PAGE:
Wellbeing has been on high on the agenda for the past decade but more recently the pandemic has brought it into sharp focus, with employers recognising that a key component of business sustainability is reliant on employees being fit and healthy.
Many organisations use wellbeing benefits to attract and retain employees, but there is growing evidence that people value good work that enhances their quality of life and supports their health, and the Covid-19 (Coronavirus) pandemic has highlighted that money has a finite opportunity to enhance health.
The question of should employers offer extra days off is not straightforward for many businesses. Cost implications need to be considered and the impact on business continuity as well as the logistics of ensuring inclusivity for all employees.
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Allocating additional days off to support wellbeing is in essence an increase in annual leave labelled under the wellbeing banner.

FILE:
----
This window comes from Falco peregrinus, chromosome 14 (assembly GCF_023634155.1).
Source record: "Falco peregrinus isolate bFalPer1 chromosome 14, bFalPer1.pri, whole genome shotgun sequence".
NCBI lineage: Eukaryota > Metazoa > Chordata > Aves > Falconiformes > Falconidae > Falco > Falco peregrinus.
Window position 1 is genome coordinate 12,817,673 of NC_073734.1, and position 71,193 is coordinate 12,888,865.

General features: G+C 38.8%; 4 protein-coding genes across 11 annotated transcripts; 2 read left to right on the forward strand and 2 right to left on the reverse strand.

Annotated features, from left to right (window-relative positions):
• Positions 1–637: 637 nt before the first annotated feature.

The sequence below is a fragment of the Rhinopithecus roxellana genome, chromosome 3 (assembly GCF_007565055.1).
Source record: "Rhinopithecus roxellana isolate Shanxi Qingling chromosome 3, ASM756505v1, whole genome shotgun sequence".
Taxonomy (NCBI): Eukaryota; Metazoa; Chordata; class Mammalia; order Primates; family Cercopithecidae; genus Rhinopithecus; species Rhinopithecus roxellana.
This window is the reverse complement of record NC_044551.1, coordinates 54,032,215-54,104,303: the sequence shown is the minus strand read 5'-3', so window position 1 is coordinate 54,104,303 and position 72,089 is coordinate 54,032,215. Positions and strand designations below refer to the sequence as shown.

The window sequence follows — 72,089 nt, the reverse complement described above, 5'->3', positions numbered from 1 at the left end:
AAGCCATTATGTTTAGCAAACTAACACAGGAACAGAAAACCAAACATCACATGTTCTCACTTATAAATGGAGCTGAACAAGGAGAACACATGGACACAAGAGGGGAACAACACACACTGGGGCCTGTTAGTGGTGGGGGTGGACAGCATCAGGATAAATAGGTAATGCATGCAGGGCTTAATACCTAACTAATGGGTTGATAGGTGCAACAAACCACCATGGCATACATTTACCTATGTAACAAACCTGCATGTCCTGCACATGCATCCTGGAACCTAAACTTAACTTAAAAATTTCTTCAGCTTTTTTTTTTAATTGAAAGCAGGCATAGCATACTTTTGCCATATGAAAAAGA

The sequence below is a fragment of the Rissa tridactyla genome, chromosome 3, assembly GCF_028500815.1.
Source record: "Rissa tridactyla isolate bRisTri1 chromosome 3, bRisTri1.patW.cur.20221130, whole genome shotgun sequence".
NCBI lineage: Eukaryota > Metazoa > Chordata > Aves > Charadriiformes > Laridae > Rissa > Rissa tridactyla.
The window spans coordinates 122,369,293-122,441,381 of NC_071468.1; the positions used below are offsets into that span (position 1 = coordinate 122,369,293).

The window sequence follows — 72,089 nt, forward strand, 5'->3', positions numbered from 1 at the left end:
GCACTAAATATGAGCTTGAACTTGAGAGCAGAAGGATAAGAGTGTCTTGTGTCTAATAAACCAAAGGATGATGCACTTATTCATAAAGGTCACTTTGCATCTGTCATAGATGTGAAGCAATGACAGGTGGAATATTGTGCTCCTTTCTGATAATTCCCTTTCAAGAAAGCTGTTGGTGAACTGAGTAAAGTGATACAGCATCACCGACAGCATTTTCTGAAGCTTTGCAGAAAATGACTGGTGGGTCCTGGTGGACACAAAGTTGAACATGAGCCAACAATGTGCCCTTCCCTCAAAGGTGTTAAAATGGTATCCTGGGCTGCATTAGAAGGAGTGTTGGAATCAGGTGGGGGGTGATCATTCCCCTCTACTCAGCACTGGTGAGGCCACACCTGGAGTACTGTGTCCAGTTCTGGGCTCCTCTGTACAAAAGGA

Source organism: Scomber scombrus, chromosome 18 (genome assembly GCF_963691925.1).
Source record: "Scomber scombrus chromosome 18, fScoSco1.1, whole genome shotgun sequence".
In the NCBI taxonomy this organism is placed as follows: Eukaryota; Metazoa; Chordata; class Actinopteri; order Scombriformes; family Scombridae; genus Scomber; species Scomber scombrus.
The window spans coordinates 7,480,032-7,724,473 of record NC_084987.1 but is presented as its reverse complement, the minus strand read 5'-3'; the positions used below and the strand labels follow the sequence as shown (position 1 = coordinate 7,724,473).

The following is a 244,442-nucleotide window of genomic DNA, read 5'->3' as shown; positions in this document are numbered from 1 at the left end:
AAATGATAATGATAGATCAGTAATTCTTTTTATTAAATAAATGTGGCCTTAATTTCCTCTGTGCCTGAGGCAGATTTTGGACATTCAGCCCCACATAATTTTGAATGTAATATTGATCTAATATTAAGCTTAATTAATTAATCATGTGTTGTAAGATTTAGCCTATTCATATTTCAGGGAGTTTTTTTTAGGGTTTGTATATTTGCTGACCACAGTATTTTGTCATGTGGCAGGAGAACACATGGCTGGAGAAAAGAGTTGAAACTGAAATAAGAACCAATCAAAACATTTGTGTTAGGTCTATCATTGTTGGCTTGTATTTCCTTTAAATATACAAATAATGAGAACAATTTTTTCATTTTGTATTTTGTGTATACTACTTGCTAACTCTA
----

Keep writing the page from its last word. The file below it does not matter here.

However, my thoughts are that supporting wellbeing starts in the workplace, and is achieved by making sure that good safe work that supports physical and psychological health is consistently available for all employees. Offering time off to enhance wellbeing is wasted if the employee is working in an environment that erodes their health.
I am of the view that the place to start is by completing an organisational health audit to identify what is in place to support wellbeing, and following on from this an employee health needs assessment to understand from an employee prospective what they would they value to support their wellbeing.
I think employees would rather work in a happy supportive environment that supports them then to thrive at work and in life than have additional time off from a job that they perceive to be eroding their health and wellbeing. Employee wellbeing is an natural outcome when employees feel valued and supported in the workplace and the place to start the wellbeing journey.
Susan Gee is group occupational health and wellbeing manager at Yorkshire Water